The purpose of this study is to determine intraspecific variation to drought stress in a California native herbaceous annual. We are studying this response using Lasthenia gracilis (DC.) Greene (Asteraceae), as a model organism. We chose this species because it is a flowering annual with a large geographic range, genetically-distinct populations (Rajakaruna 2003), and relatively short growth cycle (Rajakaruna and Bohm 1999; Calflora 2018). Flowering time in Lasthenia species is responsive to water availability (Emery 2009), and there is genetic variation within a population of vernal pool species for responses to water depth and season length (Emery and Ackerly 2014). Lasthenia is also used in California restoration projects, making it relevant to future management decision applications (Point Blue Conservation Science 2019). In this study, we test for differences in population-level plasticity of the growth and phenology of an early-flowering native California annual exposed to differing amounts of water. These differences could be adaptive assuming the populations are adapted to their geographic areas of origin. We hope to answer the following questions: 1) Does L. gracilis exhibit plasticity in growth rate, inflorescence number, and flowering time in response to different levels of water, and 2) do plastic responses to water treatments differ based on source location, indicating adaptive differentiation?


Study Species

We investigated the effects of different watering treatments on the growth of individuals from six populations of L. gracilis, a native California wildflower with a range of habitats from northern California to northwestern Baja California (Calflora 2018). Lasthenia is a genus comprised of 18 known species and subspecies occupying a diverse set of habitats (Chan and Ornduff 2000). These include coastal bluffs, open grasslands, oak woodlands, alkali flats, chaparral, pastures, roadsides, desert habitats, and serpentine outcrops (Rajakaruna and Bohm 1999; Rajakaruna 2003). We chose L. gracilis as our model organism because it is a flowering annual with a large geographic range (Fig. 1) with evidence indicating genetically-distinct populations (Rajakaruna 2003, Montalvo et al. 2017). This makes it favorable for investigating adaptive differentiation in the context of drought conditions (Rajakaruna and Bohm 1999; Rajakaruna et al. 2003). This is an obligately outcrossing species, requiring cross-pollination to set seed (Ornduff, 1966). Lasthenia gracilis has a typical bloom period from February to June (Calflora 2018), relatively fast experimental germination (1–2 wk) and short growth cycles (2 mo). Due to hypothesized adaptive differentiation, the suitable temperature range, elevation, amount of precipitation, and morphological characteristics are extremely broad and varied. For instance, the wet season within L. gracilis species range is anywhere from 0 to 8 mo with average temperatures ranging from 21°F to 64°F (Calflora 2018).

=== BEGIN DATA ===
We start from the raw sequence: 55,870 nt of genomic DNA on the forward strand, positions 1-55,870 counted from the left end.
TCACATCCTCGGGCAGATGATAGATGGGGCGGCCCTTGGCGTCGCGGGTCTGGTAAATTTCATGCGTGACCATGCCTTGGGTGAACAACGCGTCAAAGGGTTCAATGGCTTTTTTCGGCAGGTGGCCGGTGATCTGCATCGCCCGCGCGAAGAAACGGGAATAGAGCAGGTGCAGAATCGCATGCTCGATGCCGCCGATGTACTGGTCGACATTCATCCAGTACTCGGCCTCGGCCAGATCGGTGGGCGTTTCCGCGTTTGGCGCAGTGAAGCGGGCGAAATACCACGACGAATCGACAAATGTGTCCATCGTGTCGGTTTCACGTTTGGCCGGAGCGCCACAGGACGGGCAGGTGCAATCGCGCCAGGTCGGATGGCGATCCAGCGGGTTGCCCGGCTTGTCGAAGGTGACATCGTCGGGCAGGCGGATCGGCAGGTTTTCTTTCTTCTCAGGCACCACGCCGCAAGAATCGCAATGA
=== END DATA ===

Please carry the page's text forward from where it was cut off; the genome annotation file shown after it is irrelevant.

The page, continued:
Fig. 1.

All California Consortium of Herbaria (CCH) records of Lasthenia gracilis. Black points are herbarium specimen collection locations, grey triangles are seed collection locations for populations used in this study. Collection data were cleaned and georeferenced using methods described in Baldwin et al. (2017).


Study Population Selection